The kids don’t sleep in. I’m plagued with insomnia until around between 4am to 6am. When I awake it takes my body at least 30 minutes to physically wake up from the stiffness. They want to eat. So begins the daily routine. As boring as it is for the kids that’s what it is. A routine. Almost down to the hour, but not that strict. Managing five kids while having Parkinson’s is tiring. Scheduling in rests is a must.
It’s not just about the rest, but also about preparation. Everyone fails to recognize the purpose of structure. Rightly so for my little ones. But I’m not the same from last summer. Or the summer before that. Parenting before my symptoms progressed had its own challenge just as another parent, including those of blending a new family…back then my youngest was a toddler, they were all younger. You did most things for them. They back talked, you could out wind them. They got an attitude, you could out mean them. They want to play, you want to keep up.
As my symptoms progressed things changed. Physical fatigue brings mental fatigue. The completion of the daily morning routines requires a rest. A good excuse to sit down and watch some cartoons while spending time with the kids. And I do love cartoons anyway. Having Parkinson’s is affecting the way I parent all my kids. When it comes to getting them to do things, there is no option, “I’ll do it myself.” Even more so with five of them.
Personally I can’t stand a house where every counter whether it’s a coffee table, entertainment center, end table, counter top, table, you name it, is practically a “catch all” for anything that’s laid down there just because it’s conveniently there at that moment. Clothes that are not where they belong, whether clean or dirty infuriate me. They wreak of laziness. Not to mention an attitude of taking you for granted. When there’s crap all over the floor I just want to throw it all away. On the bright side, if I allowed things to pile up on the carpet it would keep the it clean therefore eliminating the need to vacuum.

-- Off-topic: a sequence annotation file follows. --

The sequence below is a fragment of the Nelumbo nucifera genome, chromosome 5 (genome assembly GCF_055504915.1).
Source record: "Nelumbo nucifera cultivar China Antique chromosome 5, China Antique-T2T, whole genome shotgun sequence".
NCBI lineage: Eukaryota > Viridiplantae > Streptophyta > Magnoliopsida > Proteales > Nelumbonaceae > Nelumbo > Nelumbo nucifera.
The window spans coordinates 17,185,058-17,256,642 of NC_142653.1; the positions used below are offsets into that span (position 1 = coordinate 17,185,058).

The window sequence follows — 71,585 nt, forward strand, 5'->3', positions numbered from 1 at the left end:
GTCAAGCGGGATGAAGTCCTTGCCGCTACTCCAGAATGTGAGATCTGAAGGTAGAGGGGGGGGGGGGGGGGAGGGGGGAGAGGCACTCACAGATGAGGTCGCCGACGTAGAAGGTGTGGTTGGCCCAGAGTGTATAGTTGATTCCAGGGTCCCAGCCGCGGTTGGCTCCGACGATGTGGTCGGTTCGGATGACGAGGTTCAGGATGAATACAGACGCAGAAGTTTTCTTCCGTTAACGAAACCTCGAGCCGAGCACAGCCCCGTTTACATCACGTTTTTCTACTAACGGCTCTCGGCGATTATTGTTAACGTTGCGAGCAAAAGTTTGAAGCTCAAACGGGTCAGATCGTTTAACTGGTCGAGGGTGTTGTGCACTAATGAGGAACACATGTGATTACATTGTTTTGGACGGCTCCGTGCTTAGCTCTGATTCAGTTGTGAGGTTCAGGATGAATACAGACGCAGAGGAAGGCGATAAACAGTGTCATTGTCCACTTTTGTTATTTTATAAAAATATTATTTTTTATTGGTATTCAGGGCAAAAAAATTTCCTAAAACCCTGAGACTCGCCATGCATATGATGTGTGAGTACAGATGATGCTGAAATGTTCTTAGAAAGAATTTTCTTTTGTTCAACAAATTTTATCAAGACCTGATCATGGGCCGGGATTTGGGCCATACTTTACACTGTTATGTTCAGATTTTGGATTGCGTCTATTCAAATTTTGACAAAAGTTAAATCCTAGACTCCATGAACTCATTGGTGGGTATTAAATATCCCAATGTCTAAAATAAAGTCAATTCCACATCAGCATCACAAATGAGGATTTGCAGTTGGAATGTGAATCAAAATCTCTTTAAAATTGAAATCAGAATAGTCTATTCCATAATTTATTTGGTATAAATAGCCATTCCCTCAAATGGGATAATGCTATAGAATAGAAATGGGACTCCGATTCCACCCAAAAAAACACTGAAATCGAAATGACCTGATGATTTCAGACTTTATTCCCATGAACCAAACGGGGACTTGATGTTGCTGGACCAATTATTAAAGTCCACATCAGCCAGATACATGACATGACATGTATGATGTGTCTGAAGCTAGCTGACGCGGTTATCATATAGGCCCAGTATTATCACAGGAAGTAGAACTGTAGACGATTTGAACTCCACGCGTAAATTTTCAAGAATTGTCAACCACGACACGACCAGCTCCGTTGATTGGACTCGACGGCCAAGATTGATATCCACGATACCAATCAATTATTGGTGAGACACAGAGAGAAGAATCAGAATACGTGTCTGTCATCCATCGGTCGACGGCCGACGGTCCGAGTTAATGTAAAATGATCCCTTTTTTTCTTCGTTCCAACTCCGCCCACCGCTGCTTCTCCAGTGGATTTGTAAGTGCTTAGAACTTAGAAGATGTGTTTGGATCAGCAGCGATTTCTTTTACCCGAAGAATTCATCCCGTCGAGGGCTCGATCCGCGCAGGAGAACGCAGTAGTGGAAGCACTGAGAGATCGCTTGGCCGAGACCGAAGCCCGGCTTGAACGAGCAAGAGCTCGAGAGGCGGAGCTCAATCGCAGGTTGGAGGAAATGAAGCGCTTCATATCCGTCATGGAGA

Clutter yells at me, while barely whispering to others. It’s like those hidden image picture that were popular some years ago. You know, those optical illusions you had to stare at to try to see an image that your friends could always somehow see but you never could? But more importantly I see the big picture. I see opportunities to teach responsibility and the satisfaction of a job well done.
The kids are older. They help more. Even my little one who’s five for some strange reason loves to help do chores but has a melt down when it comes to picking up her toys she’s just played with. I still do most of the household chores. That’s simply because I’m a stay-at-home dad. But I don’t pick up after the kids. I’m capable of doing the work, but I know that my body would punish me for some time. During the school year rest hasn’t been much of an issue. I have that luxury at pretty much any time I need. But I know once school is out carefully balancing rest, work and home to get through the day is going to be a challenge.